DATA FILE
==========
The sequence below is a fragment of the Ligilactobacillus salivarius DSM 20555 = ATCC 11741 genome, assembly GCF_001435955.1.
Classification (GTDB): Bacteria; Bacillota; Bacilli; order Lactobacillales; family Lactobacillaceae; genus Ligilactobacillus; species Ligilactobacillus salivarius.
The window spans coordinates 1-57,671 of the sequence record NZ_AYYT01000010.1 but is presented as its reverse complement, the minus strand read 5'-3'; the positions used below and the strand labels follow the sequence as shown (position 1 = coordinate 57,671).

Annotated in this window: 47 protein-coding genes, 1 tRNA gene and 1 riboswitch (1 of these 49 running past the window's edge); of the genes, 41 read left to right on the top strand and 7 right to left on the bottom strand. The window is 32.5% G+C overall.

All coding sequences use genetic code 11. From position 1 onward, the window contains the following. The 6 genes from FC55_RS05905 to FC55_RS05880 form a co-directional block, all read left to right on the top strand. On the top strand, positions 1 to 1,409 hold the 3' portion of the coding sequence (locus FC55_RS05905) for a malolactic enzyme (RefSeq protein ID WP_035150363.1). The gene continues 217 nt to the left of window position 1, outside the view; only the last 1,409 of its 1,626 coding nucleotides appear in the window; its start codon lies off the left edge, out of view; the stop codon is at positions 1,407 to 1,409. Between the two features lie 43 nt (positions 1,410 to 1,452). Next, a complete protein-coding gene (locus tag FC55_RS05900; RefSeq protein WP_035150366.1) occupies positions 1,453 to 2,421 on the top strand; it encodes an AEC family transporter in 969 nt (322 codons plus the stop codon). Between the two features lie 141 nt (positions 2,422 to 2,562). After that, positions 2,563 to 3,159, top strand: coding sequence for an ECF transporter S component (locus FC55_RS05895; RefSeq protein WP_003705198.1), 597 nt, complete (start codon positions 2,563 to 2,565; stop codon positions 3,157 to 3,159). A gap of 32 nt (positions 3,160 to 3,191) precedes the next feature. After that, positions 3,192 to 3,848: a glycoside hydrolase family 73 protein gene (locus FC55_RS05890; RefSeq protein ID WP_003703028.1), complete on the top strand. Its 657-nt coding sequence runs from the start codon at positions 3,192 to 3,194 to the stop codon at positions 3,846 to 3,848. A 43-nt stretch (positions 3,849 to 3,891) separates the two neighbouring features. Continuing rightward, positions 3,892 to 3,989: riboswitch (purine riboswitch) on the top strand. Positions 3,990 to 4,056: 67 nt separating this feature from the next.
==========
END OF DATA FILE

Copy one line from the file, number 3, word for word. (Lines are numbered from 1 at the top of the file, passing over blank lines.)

The window spans coordinates 1-57,671 of the sequence record NZ_AYYT01000010.1 but is presented as its reverse complement, the minus strand read 5'-3'; the positions used below and the strand labels follow the sequence as shown (position 1 = coordinate 57,671).